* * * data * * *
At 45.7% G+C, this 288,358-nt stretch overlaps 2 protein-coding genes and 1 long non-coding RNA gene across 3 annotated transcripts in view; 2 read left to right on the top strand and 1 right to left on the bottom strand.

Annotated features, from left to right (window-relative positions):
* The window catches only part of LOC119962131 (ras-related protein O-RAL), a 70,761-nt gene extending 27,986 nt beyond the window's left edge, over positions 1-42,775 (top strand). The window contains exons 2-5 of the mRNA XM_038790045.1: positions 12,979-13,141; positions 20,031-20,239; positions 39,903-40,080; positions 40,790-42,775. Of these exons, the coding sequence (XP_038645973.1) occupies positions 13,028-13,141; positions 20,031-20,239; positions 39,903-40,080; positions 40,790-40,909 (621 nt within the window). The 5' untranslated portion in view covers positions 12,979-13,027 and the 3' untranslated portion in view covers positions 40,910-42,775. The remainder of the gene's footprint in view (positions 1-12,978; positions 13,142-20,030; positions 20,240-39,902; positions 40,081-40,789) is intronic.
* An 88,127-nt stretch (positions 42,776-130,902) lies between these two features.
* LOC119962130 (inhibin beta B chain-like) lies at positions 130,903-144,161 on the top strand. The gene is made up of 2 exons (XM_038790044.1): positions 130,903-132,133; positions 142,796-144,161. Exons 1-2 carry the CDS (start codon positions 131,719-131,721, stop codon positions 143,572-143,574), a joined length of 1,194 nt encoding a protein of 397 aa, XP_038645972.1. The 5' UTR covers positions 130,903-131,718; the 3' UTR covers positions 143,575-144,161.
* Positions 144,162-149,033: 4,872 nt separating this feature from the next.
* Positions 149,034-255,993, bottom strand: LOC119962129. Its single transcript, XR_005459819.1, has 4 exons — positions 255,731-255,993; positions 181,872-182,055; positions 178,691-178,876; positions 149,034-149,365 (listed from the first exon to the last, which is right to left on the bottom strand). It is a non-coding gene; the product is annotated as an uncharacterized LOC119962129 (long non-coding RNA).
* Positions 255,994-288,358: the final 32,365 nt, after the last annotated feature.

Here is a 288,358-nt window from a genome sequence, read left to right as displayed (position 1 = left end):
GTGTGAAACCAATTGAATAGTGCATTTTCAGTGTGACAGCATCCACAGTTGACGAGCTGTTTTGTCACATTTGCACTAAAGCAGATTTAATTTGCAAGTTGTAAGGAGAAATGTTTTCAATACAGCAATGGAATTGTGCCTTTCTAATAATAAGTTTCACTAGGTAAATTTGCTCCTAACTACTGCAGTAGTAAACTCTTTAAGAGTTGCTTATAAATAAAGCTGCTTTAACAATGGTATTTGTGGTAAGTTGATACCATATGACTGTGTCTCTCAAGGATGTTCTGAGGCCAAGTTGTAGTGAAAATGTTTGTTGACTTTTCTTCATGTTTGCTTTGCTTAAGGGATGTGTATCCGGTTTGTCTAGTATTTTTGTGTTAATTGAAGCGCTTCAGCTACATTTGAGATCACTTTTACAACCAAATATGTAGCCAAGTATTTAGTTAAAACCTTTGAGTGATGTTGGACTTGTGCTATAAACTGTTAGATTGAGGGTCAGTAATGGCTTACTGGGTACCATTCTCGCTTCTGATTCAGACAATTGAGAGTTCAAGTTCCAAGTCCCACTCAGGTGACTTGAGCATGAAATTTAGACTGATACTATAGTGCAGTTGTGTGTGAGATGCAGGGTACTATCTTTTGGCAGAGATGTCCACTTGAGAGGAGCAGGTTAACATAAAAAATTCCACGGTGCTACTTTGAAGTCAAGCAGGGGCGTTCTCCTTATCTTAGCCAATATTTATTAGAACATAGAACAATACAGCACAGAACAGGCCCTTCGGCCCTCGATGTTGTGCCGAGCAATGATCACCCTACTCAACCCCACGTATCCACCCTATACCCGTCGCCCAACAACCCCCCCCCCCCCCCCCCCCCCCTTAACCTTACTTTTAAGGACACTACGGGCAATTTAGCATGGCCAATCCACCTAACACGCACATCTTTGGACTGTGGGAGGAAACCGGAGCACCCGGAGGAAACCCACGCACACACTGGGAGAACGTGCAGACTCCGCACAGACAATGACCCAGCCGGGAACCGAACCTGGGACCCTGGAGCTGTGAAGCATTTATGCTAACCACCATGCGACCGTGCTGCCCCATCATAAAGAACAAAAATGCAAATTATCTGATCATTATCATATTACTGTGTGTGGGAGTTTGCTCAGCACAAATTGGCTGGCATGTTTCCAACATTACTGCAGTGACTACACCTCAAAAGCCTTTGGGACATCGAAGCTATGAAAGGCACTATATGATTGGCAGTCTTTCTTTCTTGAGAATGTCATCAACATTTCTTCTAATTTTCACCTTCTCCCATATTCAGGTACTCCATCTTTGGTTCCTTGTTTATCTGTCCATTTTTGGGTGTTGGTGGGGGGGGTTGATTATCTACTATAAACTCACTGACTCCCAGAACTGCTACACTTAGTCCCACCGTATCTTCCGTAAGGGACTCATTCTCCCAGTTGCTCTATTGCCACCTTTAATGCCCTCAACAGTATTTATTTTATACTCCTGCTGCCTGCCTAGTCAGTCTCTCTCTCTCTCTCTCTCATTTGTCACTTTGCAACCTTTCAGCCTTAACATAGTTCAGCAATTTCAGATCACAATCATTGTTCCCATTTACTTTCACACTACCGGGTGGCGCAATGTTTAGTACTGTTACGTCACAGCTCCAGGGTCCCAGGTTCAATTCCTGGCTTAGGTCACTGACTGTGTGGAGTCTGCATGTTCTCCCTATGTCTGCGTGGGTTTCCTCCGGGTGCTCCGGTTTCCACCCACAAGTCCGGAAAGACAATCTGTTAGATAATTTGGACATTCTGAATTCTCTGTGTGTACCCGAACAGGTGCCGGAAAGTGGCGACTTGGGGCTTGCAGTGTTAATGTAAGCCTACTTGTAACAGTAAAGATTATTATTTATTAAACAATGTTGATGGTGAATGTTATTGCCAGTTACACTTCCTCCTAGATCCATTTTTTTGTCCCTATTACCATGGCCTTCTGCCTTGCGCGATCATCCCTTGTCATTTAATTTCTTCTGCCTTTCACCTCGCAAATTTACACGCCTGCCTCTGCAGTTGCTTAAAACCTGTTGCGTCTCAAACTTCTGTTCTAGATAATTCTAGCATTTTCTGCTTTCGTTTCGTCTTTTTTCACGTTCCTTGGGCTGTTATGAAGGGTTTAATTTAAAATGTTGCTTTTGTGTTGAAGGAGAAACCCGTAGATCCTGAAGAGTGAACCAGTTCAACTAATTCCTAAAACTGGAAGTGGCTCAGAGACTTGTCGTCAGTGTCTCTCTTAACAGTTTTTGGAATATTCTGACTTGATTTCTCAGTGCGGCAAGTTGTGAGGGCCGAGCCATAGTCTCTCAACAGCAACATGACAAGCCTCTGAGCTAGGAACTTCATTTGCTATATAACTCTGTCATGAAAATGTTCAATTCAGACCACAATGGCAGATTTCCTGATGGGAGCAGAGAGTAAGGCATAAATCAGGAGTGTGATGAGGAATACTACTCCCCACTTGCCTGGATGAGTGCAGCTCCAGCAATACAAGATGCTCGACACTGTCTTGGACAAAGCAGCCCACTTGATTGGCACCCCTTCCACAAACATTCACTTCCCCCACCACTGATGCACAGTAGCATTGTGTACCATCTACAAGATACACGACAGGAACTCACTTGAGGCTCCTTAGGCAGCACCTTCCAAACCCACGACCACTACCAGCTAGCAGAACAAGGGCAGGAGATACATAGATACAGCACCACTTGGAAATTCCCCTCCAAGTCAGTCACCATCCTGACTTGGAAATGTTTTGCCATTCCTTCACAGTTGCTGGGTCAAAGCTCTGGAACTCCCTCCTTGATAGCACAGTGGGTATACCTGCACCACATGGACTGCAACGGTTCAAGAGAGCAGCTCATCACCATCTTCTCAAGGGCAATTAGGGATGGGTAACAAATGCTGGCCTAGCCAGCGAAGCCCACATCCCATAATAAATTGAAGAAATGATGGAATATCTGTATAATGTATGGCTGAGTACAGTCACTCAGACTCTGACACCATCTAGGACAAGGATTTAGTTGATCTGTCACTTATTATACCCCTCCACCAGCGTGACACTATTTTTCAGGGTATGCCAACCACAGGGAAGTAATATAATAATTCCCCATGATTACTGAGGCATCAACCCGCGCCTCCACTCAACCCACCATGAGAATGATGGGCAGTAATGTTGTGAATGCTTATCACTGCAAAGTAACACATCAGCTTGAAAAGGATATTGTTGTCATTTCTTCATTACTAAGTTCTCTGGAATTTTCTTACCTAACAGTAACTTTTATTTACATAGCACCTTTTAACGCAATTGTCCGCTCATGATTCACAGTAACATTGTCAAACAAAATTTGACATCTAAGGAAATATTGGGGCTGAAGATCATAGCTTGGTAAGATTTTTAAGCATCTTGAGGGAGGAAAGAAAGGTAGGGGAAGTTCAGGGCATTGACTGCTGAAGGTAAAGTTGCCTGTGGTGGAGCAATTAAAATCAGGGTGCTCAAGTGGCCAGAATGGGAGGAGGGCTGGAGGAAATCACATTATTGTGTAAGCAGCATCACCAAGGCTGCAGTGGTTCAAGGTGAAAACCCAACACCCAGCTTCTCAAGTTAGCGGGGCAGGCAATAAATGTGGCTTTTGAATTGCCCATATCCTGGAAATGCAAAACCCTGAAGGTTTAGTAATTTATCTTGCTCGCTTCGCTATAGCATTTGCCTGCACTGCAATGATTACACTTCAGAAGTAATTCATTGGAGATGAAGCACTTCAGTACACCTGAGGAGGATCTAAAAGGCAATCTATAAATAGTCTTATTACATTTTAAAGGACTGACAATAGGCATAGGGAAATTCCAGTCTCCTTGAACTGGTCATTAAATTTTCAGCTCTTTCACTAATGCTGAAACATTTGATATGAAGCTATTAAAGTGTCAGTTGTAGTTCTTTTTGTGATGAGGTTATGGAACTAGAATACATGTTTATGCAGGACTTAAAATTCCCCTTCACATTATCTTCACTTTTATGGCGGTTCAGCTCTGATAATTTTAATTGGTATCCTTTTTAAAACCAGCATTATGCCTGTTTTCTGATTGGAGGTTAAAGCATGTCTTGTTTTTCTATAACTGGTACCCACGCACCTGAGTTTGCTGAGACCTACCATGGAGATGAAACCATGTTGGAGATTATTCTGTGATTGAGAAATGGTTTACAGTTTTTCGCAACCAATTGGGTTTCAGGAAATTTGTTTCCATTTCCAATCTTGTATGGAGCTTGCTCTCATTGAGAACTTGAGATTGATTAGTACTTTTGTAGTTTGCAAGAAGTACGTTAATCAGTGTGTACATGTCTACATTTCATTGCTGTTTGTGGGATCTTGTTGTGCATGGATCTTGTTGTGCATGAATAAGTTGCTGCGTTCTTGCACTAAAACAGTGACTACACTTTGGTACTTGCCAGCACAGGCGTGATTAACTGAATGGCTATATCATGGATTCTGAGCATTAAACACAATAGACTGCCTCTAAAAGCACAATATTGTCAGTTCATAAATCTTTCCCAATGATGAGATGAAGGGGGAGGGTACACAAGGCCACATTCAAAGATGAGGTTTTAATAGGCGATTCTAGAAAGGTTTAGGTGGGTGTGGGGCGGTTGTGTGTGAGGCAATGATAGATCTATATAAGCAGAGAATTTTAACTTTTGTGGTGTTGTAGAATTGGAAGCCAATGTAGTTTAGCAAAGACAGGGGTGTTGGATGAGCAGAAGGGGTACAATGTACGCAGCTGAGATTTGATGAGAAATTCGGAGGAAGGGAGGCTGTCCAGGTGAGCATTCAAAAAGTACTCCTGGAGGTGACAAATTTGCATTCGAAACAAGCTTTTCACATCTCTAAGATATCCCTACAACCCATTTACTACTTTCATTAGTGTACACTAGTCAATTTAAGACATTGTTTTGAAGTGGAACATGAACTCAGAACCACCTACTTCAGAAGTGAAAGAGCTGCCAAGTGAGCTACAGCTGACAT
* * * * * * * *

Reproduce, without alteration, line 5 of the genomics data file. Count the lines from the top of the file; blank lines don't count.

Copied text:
* LOC119962130 (inhibin beta B chain-like) lies at positions 130,903-144,161 on the top strand. The gene is made up of 2 exons (XM_038790044.1): positions 130,903-132,133; positions 142,796-144,161. Exons 1-2 carry the CDS (start codon positions 131,719-131,721, stop codon positions 143,572-143,574), a joined length of 1,194 nt encoding a protein of 397 aa, XP_038645972.1. The 5' UTR covers positions 130,903-131,718; the 3' UTR covers positions 143,575-144,161.